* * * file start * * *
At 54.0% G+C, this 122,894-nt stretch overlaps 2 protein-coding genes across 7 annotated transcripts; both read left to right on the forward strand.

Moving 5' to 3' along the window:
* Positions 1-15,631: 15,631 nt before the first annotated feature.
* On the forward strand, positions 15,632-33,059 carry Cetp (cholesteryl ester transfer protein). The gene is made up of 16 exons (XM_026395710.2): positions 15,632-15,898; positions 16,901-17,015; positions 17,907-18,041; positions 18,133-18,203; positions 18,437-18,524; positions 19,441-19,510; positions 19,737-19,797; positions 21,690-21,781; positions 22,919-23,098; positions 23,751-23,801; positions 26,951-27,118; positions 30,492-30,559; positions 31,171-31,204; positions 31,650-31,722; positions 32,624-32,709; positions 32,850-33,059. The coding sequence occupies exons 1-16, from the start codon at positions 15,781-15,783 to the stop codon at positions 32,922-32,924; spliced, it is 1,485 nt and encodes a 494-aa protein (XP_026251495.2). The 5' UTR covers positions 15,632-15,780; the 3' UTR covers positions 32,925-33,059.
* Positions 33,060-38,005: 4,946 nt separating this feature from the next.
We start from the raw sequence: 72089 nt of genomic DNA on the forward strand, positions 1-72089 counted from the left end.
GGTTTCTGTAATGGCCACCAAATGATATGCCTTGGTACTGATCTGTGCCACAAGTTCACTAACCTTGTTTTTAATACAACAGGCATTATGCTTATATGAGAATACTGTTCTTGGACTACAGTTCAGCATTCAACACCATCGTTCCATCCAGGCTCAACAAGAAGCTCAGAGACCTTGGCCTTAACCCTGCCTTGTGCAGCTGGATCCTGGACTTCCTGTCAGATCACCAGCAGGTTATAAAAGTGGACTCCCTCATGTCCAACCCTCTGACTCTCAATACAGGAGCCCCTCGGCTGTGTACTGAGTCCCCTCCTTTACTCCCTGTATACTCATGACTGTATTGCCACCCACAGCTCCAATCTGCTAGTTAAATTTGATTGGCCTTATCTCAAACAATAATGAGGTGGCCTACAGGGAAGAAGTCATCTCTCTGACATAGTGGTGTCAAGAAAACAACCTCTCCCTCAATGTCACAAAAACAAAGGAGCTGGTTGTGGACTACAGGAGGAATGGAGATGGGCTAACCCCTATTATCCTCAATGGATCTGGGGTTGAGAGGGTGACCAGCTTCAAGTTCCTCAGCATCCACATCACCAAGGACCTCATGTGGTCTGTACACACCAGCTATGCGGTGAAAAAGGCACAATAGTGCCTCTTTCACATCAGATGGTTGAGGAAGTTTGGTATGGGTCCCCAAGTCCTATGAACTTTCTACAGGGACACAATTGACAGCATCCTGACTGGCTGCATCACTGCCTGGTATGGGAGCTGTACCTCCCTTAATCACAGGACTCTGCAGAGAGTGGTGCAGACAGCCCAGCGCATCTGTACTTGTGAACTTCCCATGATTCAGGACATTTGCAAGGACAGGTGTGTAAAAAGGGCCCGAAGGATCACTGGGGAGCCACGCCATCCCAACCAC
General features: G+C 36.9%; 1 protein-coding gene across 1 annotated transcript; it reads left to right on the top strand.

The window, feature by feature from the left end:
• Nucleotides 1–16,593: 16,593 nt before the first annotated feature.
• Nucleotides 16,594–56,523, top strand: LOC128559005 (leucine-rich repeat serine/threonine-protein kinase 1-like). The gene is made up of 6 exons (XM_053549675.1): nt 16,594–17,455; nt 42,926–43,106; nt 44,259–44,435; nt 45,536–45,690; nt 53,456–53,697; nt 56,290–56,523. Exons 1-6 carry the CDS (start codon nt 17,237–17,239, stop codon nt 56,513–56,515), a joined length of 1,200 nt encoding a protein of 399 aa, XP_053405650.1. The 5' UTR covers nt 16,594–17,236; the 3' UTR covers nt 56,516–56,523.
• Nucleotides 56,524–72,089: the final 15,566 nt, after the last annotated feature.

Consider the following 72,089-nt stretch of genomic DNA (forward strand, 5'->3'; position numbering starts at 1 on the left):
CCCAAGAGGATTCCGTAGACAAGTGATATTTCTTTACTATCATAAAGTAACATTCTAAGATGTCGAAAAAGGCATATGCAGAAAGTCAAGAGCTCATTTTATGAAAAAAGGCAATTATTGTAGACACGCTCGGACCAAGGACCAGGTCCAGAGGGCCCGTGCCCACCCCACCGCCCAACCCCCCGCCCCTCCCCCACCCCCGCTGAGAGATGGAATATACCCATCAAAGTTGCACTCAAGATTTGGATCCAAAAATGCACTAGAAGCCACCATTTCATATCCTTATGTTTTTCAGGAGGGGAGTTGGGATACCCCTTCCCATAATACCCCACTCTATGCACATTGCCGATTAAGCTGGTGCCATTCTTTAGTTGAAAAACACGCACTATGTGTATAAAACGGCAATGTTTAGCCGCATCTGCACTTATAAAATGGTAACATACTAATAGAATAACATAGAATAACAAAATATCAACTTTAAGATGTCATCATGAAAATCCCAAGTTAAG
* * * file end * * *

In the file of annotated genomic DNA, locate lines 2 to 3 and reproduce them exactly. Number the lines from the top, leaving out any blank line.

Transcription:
Moving 5' to 3' along the window:
* Positions 1-15,631: 15,631 nt before the first annotated feature.